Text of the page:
I had met P---- in ‘75 -- it was like he was my brother, and we still feel that way. We came to Arkansas on a visit and had an immediate affinity for the land. I found out later my grandmother had been raised in West Fork. I decided right then that I wanted to live here. I was introduced to T-- who was the yoga lady, and I asked if I could hang out, and she said please come. I had done a little yoga teaching at a YMCA in Texas. My philosophy was a sound mind in a sound body. I embraced the whole philosophy of non-violence, turn the other cheek. I held onto the golden rule, the ideas of Jesus and Ghandi, that non-violence is the best example.

When the race riots were going on in the 60s, the Houston police basically said “niggers don’t show your face on the street, because we’ll machine gun you.” They shot some guy who came in from Chicago to lead a demonstration, and he was there a couple of days and was standing on the front steps of a church and a sniper on the roof of a building across the street shot him down. That was how the Houston police dealt with the blacks.

I would have protested the war. I had a sense about it. My religion taught me that I shouldn’t kill, and I would have done any amount of brown-nosing, office work, driving, you name it -- to avoid having to carry a rifle to go kill or be killed. I know I could have gotten away with it, being a conscientious objector, on religious grounds. I would have stuck to my convictions. I was very fortunate that I was in the lottery and my number came up so high that I was never drafted. I was 1-A for three years with no student deferment. It was scary. But I never burned my draft card; I was too afraid. I still have a lot of respect for authority. I didn’t have respect for the Nixon administration, but I respected him as a man, and after all he was the president of the United States. I don’t necessarily like every thing that Bill Clinton does but he’s the president and I feel a certain respect -- and at least, he’s getting laid. I definitely respect him for that.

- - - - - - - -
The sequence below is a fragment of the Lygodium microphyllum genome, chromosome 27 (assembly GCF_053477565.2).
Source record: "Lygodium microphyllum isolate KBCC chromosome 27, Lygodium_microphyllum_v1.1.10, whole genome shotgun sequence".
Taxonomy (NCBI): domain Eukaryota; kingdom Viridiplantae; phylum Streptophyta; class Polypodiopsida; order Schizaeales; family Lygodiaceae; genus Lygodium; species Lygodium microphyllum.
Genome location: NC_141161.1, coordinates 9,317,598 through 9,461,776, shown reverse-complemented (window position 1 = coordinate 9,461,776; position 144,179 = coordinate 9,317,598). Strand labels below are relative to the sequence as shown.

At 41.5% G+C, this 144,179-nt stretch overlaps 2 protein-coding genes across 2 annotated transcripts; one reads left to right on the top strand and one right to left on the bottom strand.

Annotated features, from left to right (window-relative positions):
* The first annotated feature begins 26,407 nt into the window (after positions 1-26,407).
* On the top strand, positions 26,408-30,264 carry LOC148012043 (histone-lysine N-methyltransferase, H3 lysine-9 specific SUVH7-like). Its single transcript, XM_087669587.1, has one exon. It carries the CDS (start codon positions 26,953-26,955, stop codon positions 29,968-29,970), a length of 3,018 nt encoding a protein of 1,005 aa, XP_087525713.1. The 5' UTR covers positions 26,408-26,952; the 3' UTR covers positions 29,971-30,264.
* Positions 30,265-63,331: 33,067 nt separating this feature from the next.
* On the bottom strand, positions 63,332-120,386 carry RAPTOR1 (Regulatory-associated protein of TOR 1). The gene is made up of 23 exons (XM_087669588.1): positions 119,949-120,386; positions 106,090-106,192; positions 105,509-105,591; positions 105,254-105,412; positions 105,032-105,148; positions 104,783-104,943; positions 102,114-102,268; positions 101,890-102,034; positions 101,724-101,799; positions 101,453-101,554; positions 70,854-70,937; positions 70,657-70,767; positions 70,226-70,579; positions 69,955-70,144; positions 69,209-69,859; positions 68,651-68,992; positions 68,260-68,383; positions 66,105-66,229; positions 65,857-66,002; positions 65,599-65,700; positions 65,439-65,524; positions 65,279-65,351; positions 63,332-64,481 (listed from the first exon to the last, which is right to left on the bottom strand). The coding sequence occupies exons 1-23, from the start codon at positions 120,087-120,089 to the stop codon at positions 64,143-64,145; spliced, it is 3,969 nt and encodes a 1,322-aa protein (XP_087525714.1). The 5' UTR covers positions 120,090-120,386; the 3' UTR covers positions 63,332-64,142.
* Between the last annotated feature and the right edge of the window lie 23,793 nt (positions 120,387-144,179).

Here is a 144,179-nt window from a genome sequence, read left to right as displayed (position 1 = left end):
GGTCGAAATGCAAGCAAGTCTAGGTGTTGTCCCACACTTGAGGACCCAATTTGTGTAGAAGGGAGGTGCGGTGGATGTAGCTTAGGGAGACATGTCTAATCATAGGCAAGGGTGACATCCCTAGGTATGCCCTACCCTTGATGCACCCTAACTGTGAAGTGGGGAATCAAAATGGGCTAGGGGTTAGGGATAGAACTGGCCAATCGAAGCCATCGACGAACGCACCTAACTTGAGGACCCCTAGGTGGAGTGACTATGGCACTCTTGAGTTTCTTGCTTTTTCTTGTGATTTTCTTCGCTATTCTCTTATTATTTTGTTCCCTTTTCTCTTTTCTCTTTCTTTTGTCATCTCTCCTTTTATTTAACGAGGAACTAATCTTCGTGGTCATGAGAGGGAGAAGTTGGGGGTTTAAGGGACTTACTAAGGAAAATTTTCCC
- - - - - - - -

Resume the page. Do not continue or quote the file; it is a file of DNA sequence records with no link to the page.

I feel like I’m guided along by the fates. I’m one of those drivers who will be driving along and have a sense that just over the next hill there’s something, so I’ll slow way down, and sure enough, I top the hill and somebody will be stopped, or somebody turning out of a driveway -- I pick up on that stuff. I cultivate that ability through meditation. Knowing that there is an awareness that reaches beyond the five senses and that it comes in stillness and just being aware. I don’t always know how I know.

Like The Last Unicorn, Peter S. Beagle’s book -- there’s a character in there named Schmindrik, and he fashions himself after Merlin the magician. Schmindrik is this wannabe who tries in vain to make things happen. Anytime any of his comrades are in danger, there’s this bolt and it knocks him on his butt, knocks him out. He gets up and everything is ok, and he has no recall of anything happening, except everybody is ok and safe, and they all think he’s a wonderful wizard, but he never witnesses it because it always knocks him out. It’s a great image. That magic happens around us not because we can do it but perhaps because we need it. That’s kind of the way I feel about this ability. I’ve been a kind of counterculture person, not because I wanted to be, but just because these were my needs.

In ‘73 and ‘74, I worked around the biggest health food store in Houston, called Ye Seekers Horizon, run by a guy and his wife. He used a pendulum to guide his business decision making. There were all these great groovy wonderful marvelous people learning to do yoga there – meditation, tai chi – and eat well. We had positive visions of ourselves and our future. We knew that someday we’d have to get our little skinny asses out of the city and back to the land. There were books like the First Time Farmers Guide, The Farm, bunches of great stuff. We knew there would be place for us, and we had visions of moving out to the country in east Texas-- a bunch of us going en masse and starting our own little community, growing our own food, raising children to be close to the earth, all this wonderful, idyllic stuff.
But then by ‘77 when this still hadn’t happened and we wondered if it ever would, I moved to Tyler, which was closer to east Texas and away from Houston. I had a dream in Tyler that I was sitting on a football bench, about 5000 feet up, looking down at this beautiful dark green -- so green it almost looked blue -- forest, through which ran this really beautiful super blue-green river -- and I was so thrilled by this beautiful picture below me ... I leaned over to get a closer look, and when I did, the bench tilted, and I slid off the bench and fell, and of course, I’ve long had the ability to stop falling in dreams, because I used to get the shit scared out of me several times a year in falling dreams, and I would end up crying and sweating in my room, and I learned to stop myself with will power. So I landed, rather than crashed, and then later, when I got to the Ozarks, I realized that where I’d fallen in my dreams was the Buffalo River. So here I am.